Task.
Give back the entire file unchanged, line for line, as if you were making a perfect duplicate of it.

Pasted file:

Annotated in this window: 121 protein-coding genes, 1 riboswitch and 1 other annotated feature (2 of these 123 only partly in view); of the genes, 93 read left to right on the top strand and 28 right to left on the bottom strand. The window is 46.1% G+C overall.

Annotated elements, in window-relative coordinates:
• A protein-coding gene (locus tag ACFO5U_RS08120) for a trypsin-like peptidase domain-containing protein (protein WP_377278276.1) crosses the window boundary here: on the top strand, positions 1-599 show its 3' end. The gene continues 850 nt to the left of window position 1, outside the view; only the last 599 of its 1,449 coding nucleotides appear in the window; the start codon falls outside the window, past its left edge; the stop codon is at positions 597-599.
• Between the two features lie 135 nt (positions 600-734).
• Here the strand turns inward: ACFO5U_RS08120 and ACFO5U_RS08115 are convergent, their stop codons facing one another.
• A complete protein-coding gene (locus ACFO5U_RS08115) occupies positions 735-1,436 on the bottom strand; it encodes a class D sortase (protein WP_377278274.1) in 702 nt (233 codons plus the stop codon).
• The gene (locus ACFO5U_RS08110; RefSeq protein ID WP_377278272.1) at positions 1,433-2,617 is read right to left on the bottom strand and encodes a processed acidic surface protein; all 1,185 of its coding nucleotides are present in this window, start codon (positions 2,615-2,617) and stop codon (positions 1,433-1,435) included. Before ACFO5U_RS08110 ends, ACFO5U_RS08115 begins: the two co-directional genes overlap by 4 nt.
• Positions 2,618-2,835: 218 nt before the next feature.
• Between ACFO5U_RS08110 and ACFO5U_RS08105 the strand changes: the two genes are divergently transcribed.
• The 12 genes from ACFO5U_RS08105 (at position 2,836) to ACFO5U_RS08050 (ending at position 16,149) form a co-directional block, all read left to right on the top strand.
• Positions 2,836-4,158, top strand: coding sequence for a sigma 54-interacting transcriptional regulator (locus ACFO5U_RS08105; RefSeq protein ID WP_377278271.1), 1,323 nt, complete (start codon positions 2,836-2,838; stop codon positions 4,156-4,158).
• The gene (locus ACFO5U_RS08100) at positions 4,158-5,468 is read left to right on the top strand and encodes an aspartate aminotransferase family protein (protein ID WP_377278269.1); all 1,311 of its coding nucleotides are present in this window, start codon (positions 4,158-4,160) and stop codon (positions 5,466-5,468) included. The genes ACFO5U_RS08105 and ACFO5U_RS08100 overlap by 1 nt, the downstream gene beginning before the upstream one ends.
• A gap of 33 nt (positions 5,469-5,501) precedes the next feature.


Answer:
Annotated in this window: 121 protein-coding genes, 1 riboswitch and 1 other annotated feature (2 of these 123 only partly in view); of the genes, 93 read left to right on the top strand and 28 right to left on the bottom strand. The window is 46.1% G+C overall.

Annotated elements, in window-relative coordinates:
• A protein-coding gene (locus tag ACFO5U_RS08120) for a trypsin-like peptidase domain-containing protein (protein WP_377278276.1) crosses the window boundary here: on the top strand, positions 1-599 show its 3' end. The gene continues 850 nt to the left of window position 1, outside the view; only the last 599 of its 1,449 coding nucleotides appear in the window; the start codon falls outside the window, past its left edge; the stop codon is at positions 597-599.
• Between the two features lie 135 nt (positions 600-734).
• Here the strand turns inward: ACFO5U_RS08120 and ACFO5U_RS08115 are convergent, their stop codons facing one another.
• A complete protein-coding gene (locus ACFO5U_RS08115) occupies positions 735-1,436 on the bottom strand; it encodes a class D sortase (protein WP_377278274.1) in 702 nt (233 codons plus the stop codon).
• The gene (locus ACFO5U_RS08110; RefSeq protein ID WP_377278272.1) at positions 1,433-2,617 is read right to left on the bottom strand and encodes a processed acidic surface protein; all 1,185 of its coding nucleotides are present in this window, start codon (positions 2,615-2,617) and stop codon (positions 1,433-1,435) included. Before ACFO5U_RS08110 ends, ACFO5U_RS08115 begins: the two co-directional genes overlap by 4 nt.
• Positions 2,618-2,835: 218 nt before the next feature.
• Between ACFO5U_RS08110 and ACFO5U_RS08105 the strand changes: the two genes are divergently transcribed.
• The 12 genes from ACFO5U_RS08105 (at position 2,836) to ACFO5U_RS08050 (ending at position 16,149) form a co-directional block, all read left to right on the top strand.
• Positions 2,836-4,158, top strand: coding sequence for a sigma 54-interacting transcriptional regulator (locus ACFO5U_RS08105; RefSeq protein ID WP_377278271.1), 1,323 nt, complete (start codon positions 2,836-2,838; stop codon positions 4,156-4,158).
• The gene (locus ACFO5U_RS08100) at positions 4,158-5,468 is read left to right on the top strand and encodes an aspartate aminotransferase family protein (protein ID WP_377278269.1); all 1,311 of its coding nucleotides are present in this window, start codon (positions 4,158-4,160) and stop codon (positions 5,466-5,468) included. The genes ACFO5U_RS08105 and ACFO5U_RS08100 overlap by 1 nt, the downstream gene beginning before the upstream one ends.
• A gap of 33 nt (positions 5,469-5,501) precedes the next feature.